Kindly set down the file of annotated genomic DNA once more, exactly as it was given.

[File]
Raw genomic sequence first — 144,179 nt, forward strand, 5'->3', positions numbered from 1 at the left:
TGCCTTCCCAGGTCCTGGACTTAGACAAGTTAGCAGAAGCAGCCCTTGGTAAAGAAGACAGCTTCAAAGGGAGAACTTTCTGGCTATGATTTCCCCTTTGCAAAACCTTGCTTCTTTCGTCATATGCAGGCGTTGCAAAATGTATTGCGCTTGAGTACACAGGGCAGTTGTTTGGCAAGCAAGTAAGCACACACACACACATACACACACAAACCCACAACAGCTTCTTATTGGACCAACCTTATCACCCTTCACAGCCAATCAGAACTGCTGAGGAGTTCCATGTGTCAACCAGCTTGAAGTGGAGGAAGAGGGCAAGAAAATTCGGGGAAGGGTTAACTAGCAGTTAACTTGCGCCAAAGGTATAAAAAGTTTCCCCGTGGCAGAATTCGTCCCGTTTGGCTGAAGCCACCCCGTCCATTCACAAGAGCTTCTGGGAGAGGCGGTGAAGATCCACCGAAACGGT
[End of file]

Raw genomic sequence first — 144,179 nt, forward strand, 5'->3', positions numbered from 1 at the left:
TGCCTTCCCAGGTCCTGGACTTAGACAAGTTAGCAGAAGCAGCCCTTGGTAAAGAAGACAGCTTCAAAGGGAGAACTTTCTGGCTATGATTTCCCCTTTGCAAAACCTTGCTTCTTTCGTCATATGCAGGCGTTGCAAAATGTATTGCGCTTGAGTACACAGGGCAGTTGTTTGGCAAGCAAGTAAGCACACACACACACATACACACACAAACCCACAACAGCTTCTTATTGGACCAACCTTATCACCCTTCACAGCCAATCAGAACTGCTGAGGAGTTCCATGTGTCAACCAGCTTGAAGTGGAGGAAGAGGGCAAGAAAATTCGGGGAAGGGTTAACTAGCAGTTAACTTGCGCCAAAGGTATAAAAAGTTTCCCCGTGGCAGAATTCGTCCCGTTTGGCTGAAGCCACCCCGTCCATTCACAAGAGCTTCTGGGAGAGGCGGTGAAGATCCACCGAAACGGT